References Cited

Benavidez, J. J., Jacobsen, E. C., Lim, A. E., Morado, A. Jr. A. and Sales, A. O. (1995). The petroleum potential of deep water Northwest Palawan Block, GSEC 66, In Press. Presented at the Second Philippine Oil and Gas International Exhibition, February, 1995.

Branson, D. M., Newman, P. J., Scherer M., Stalder, P. J. and Villafuerte, R. G. (1997). Hydrocarbon habitat of the N. W. Palawan basin, Philippines. Proceedings of the Petroleum Systems of SE Asia and Australasia Conference, Indonesian Petroleum Association, 815-828.

Bureau of Energy Development (BED) (1986). Sedimentary Basins of the Philippines - their Geology and Hydrocarbon Potential.

Citco Philippines Petroleum Corporation et al (1980). Dumaran No.1 Final Well Report.

Citco Philippines Petroleum Corporation et al (1982). Paly No.1 Final Well Report.

COMEXCO, Incorporated (1997). Evaluation of the East Palawan Non-Exclusive Geophysical Permit (NEGP) for South China Petroleum and Exploration, Incorporated, In house report.

David, P.P.and Fontaine, H. (1985). Eocene limestone offshore northeast Palawan Island. In: CCOP Proceedings of the Twenty-Second Session, Guangzhou, China, 341-345.

Del Pilar, R. E. (1997). Update of Maniguin-3 Drilling. Presented at the Strategies for Hydrocarbons in the Philippines Conference.

Durkee, E.F. (1992). Oil, geology and changing concepts in the southwest Philippines (Palawan and the Sulu Sea). Offshore Southeast Asia (OSEA) 92217, 469-490.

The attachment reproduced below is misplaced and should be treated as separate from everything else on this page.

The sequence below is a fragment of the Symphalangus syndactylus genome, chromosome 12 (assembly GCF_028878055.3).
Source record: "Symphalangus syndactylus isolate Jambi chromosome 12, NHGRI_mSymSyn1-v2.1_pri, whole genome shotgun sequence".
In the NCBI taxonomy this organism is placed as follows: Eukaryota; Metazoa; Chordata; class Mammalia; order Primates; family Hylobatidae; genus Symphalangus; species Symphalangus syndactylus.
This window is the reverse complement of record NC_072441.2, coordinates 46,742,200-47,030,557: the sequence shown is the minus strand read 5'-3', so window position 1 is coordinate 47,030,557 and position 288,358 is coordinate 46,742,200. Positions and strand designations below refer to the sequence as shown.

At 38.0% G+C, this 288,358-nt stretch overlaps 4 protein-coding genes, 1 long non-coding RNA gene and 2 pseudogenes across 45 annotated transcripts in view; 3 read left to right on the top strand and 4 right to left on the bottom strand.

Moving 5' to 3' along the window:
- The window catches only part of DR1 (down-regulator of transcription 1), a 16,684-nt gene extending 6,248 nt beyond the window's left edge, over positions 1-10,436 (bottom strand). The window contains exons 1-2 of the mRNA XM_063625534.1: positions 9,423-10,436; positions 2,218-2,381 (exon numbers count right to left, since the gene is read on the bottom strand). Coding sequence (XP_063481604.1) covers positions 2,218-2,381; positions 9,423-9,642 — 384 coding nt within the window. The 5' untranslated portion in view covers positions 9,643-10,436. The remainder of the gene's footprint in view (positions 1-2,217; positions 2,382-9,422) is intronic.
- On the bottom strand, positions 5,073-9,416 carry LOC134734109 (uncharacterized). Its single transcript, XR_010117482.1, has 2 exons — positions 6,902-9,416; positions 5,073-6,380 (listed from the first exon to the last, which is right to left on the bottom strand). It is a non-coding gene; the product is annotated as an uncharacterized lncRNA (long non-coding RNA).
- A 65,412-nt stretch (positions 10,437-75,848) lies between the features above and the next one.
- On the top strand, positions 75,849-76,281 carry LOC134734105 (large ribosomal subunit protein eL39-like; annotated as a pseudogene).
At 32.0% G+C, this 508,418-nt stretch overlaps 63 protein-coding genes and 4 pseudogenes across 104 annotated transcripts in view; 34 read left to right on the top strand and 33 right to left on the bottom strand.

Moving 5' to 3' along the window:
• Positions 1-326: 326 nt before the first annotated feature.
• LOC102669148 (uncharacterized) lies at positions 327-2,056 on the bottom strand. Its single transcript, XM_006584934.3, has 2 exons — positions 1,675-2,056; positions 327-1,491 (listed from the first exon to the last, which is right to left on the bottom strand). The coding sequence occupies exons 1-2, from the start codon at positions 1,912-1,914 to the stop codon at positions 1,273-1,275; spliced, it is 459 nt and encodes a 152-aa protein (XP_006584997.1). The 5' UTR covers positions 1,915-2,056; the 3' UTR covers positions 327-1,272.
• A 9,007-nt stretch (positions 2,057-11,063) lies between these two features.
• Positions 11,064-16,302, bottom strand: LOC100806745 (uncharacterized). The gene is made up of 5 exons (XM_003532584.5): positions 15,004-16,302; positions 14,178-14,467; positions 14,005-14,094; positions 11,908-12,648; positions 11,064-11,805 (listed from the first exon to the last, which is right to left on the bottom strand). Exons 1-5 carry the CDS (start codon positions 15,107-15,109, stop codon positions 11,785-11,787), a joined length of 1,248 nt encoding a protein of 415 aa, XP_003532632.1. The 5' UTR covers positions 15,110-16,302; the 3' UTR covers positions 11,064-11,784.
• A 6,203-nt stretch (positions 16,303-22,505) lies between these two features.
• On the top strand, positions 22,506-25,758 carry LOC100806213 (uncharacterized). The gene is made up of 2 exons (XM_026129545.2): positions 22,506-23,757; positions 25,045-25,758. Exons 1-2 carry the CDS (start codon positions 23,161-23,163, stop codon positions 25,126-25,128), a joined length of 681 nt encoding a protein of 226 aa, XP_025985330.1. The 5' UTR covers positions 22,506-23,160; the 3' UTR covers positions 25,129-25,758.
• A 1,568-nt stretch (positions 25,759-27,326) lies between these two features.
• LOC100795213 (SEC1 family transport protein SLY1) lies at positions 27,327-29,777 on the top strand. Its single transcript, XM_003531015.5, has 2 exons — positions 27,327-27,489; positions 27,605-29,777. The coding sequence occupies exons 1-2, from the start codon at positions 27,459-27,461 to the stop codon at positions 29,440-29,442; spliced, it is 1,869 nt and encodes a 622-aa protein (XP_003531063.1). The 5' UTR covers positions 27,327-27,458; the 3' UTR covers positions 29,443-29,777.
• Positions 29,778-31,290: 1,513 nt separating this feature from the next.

Eubank, R. T. and Makki, A. C. (1981). Structural geology of the Central Sumatra back-arc basin. Proceedings of the 10th Indonesian Petroleum Association Conference.

Fontaine, H. (1979). Note on the geology of the Calamian Islands, North Palawan, Philippines. CCOP Newsletter, vol.6, no.2, 40-47.

Fontaine, H., Amiscaray, E.A. and Sta. Cruz, J.R. (1985). Note on the Cuyo Archipelago Sulu Sea, Philippines. CCOP Proceedings of the Twenty-Second Session, Guangzhou, China, 333-339.

Fraser, A. and Guazon, E. (1995). Geology and Petroleum Potential of the Northeast Palawan Shelf, Philippines – An Interim Report.

Hashimoto, W. and Sato, T. (!973). Geological structure of North Palawan and its bearing on the geological structure of the Philippines. Geology and Paleontology of S.E. Asia, vol.13, 145-161.

Hinz, K. et al (1991). Structural elements of the Sulu Sea, Philippines. Gel. Jb., A 127, 483506, 11 fig..

Holloway, N.H. (1982). North Palawan block, Philippines - its relation to Asian mainland and role in evolution of South China Sea. AAPG Bull., v.66, no.9, 1355-1383.

Li, D. (1986). Tilted fault block-buried hill oil and gas traps in the Bohai Gulf basin of China. Proceedings of the South East Asia Petroleum Exploration Society, vol. VII, 34-41.

Morado, A. Jr. A. (1997). A review of play concepts in the North Palawan Block. Presented at the Strategies for Hydrocarbons in the Philippines Conference.

Morado, A. Jr. A. and Poblete, R. Jr. G. (1997a). Preliminary thoughts on the crustal boundaries in the northeastern Palawan area, Philippines. Proceedings of the 3rd International Conference on Oil and Gas Exploration and Production Equipment, Technology and Services and Refining and Petrochemical Engineering Technology, 88-119. Presented at the Geocon ’97 Conference.

Morado, A. Jr. A. and Poblete, R. Jr. G. (1997b). Petroleum Plays in East Palawan, Philippines. Proceedings of the 3rd International Conference on Oil and Gas Exploration and Production Equipment, Technology and Services and Refining and Petrochemical Engineering Technology, 55-87. Presented at the Geocon ’97 Conference.

Murphy, R. W., 1997, Notes and Illustrations Accompanying the Petroleum Geology Of Southeast Asia Short Course, Offered by COMEXCO, Incorporated, volumes 1 and 2.